nep-pol New Economics Papers
on Positive Political Economics
Issue of 2024‒01‒08
nine papers chosen by
Eugene Beaulieu, University of Calgary

  1. Democracy and The Opioid Epidemic By Carolina Arteaga; Victoria Barone
  2. The Voting Premium By Doron Y. Levit; Nadya Malenko; Ernst G. Maug
  3. Winner's purse: Presidents and gobernors in Argentina during 2003-2019 By Freille Sebastián
  4. Political salience and regime resilience By Sebastian Schweighofer-Kodritsch; Steffen Huck; Macartan Humphreys
  5. Temporary Disenfranchisement Revisited: A Report from the 2023 Montréal Replication Games on the Robustness of Recent Findings in the APSR By Frese, Joris; Gkotinakos, Alexandros Christos; Grau, Pau; Hepplewhite, Matthew
  6. When scapegoating backfires: The pitfalls of blaming migrants for a crisis By Michela Boldrini; Pierluigi Conzo; Willem Sas; Roberto Zotti
  7. Assessing Bias in LLM-Generated Synthetic Datasets: The Case of German Voter Behavior By von der Heyde, Leah; Haensch, Anna-Carolina; Wenz, Alexander
  8. Does Foreign Direct Investment Promote Political Stability ? Evidence from Developing Economies By Assi Okara
  9. Representative Policy-Makers? A Behavioral Experiment with French Politicians By Roberto Brunetti; Matthieu Pourieux

  1. By: Carolina Arteaga; Victoria Barone
    Abstract: This paper estimates the effects of the opioid epidemic on political outcomes by leveraging rich geographic variation in exposure to the crisis. We study its effect on the Republican vote share in House and presidential elections from 1982 to 2020. Our results suggest that greater exposure to the opioid epidemic continuously increased the Republican vote share, starting in the early 2000s. This higher vote share translated into additional seats won by Republicans in the House from 2014 until 2020, as well as House members holding more conservative views. These effects are explained by voters changing their views rather than compositional changes.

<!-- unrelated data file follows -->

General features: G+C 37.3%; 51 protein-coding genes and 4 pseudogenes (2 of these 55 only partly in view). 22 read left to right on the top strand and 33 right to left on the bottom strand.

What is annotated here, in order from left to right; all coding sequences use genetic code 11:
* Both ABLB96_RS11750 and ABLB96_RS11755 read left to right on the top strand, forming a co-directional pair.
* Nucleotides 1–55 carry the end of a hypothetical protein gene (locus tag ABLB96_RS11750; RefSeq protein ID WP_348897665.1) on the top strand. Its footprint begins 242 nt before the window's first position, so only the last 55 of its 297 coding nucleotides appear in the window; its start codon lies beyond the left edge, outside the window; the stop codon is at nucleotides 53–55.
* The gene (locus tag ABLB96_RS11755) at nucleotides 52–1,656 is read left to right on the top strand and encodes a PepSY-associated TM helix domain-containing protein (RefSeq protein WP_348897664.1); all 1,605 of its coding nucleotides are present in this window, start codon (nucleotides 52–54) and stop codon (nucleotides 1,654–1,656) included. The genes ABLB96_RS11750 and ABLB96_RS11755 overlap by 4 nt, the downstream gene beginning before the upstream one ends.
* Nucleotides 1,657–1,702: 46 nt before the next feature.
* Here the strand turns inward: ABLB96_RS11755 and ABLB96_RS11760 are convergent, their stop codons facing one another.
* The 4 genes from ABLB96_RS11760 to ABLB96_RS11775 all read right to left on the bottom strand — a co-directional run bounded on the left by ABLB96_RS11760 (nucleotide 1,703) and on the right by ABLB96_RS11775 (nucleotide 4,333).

Keywords: Opioids, Mortality, Voting, Polarization
    JEL: D72 I12 I18 J13
    Date: 2023–12–21
  2. By: Doron Y. Levit; Nadya Malenko; Ernst G. Maug
    Abstract: This paper develops a unified theory of blockholder governance and the voting premium, in a setting without takeovers and controlling shareholders. A voting premium emerges when a minority blockholder tries to influence the composition of the shareholder base by accumulating votes and buying shares from dissenting shareholders. Empirical measures of the voting premium do not reflect the value of voting rights or voting power. A negative voting premium results from free-riding by dispersed shareholders on the blockholder’s trades. Conflicts between dispersed shareholders and the blockholder endogenously increase the liquidity of voting shares, but do not necessarily increase the voting premium.
    JEL: D72 D74 G34
    Date: 2023–11
  3. By: Freille Sebastián